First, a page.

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In the eighteenth and nineteenth centuries, Elmhurst was mostly large tracts of land used for farming. Streets constructed along present-day Douglas Ave, Eaton Street, and Chalkstone Avenue allowed for transit of produce to the city. The neighborhood remained sparsely settled for most of the nineteenth century. A streetcar line connecting Elmhurst to the city was opened in 1882. In 1909, the city acquired a piece of land on either side of a stream flowing from Academy Avenue, parallel to Chalkstone, and created Pleasant Valley Parkway, a landscaped boulevard similar in design to Blackstone Boulevard in the Blackstone neighborhood of Providence, though the residents attracted to the area were not as wealthy as their Blackstone counterparts.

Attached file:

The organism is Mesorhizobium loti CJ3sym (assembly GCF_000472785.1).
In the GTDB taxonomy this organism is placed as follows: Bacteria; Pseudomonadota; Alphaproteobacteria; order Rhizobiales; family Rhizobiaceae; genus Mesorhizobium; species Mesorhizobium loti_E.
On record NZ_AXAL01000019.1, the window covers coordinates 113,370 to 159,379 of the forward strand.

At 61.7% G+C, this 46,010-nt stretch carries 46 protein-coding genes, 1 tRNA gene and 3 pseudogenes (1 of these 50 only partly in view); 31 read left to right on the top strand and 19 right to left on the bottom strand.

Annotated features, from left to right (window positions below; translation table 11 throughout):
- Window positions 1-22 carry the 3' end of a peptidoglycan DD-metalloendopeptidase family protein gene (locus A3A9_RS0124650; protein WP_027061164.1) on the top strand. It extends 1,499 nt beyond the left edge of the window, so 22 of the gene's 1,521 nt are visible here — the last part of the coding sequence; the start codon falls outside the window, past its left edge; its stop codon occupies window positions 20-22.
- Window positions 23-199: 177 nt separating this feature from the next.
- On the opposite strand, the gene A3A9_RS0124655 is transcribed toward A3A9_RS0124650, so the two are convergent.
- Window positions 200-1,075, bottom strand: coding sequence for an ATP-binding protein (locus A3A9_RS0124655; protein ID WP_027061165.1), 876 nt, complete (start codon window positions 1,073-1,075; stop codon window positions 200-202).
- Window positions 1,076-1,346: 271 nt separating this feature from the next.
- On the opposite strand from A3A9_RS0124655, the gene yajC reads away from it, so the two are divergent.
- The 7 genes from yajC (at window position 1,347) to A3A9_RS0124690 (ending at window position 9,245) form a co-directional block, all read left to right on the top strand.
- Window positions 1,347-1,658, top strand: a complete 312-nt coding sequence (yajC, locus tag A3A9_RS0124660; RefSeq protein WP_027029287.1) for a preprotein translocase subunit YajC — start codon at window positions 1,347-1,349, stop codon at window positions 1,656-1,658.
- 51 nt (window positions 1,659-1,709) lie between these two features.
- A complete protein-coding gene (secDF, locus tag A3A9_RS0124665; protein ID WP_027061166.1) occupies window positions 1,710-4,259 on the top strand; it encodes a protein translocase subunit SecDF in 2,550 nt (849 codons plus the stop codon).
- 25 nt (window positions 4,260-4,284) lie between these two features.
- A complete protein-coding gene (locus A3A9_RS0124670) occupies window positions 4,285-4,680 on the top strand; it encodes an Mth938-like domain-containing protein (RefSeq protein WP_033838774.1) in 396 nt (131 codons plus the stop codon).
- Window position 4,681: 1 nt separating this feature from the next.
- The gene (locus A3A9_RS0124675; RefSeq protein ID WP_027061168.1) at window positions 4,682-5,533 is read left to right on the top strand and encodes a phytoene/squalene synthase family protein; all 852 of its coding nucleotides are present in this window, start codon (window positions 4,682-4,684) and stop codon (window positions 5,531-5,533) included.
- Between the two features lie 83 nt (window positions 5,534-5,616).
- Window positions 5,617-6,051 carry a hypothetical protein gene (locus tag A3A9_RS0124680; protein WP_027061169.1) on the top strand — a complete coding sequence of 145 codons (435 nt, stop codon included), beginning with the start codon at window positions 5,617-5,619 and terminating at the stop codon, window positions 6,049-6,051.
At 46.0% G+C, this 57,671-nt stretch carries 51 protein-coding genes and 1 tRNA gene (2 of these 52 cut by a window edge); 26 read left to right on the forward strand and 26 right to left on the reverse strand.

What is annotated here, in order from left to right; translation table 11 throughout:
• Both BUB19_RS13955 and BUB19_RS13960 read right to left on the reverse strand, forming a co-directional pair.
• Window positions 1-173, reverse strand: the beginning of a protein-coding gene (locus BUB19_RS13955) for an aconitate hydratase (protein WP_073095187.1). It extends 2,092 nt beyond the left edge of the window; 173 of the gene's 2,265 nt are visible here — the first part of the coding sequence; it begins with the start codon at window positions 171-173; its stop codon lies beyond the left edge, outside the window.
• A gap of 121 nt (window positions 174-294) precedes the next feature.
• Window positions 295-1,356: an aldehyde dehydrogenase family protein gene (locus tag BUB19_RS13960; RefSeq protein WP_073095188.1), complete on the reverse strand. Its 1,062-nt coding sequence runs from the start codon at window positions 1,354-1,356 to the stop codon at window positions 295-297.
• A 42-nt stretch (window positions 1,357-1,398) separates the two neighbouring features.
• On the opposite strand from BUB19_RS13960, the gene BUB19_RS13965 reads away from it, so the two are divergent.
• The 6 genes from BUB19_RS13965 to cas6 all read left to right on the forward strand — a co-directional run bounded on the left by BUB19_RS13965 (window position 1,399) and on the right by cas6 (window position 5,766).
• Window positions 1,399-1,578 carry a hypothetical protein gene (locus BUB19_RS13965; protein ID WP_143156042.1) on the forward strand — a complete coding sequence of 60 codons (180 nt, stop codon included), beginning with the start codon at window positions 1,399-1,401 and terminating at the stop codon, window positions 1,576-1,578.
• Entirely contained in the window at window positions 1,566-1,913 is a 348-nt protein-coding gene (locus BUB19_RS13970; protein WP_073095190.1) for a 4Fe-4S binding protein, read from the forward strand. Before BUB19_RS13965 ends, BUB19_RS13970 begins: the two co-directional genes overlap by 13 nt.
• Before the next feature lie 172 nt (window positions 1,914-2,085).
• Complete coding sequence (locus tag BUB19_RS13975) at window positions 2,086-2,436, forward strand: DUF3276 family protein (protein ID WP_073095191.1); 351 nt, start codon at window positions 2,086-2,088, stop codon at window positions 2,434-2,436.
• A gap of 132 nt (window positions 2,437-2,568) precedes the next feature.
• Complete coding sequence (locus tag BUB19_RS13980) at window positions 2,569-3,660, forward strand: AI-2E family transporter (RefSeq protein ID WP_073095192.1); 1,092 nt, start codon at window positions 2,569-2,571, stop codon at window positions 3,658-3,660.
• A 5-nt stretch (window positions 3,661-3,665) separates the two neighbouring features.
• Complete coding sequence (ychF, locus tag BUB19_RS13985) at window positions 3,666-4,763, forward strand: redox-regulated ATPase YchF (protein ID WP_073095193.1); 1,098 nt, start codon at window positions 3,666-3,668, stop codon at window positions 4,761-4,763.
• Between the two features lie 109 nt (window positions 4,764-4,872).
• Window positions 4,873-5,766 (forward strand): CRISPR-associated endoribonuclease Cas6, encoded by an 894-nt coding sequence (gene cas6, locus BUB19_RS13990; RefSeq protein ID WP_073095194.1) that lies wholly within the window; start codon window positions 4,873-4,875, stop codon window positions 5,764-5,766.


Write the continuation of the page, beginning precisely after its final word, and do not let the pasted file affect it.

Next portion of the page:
In the early 1900s, Irish and Italian immigrants making their way out of crowded closer neighborhoods displaced the initial middle and upperclass residents. Institutional growth came over the next few decades in the form of the founding of the Charles V. Chapin Hospital, the Providence Lying-In Hospital (now Women and Infants Hospital), and the Homeopathic Hospital of Rhode Island (now Roger Williams Medical Center). Providence College and La Salle Academy moved to the area in 1917 and 1925 respectively.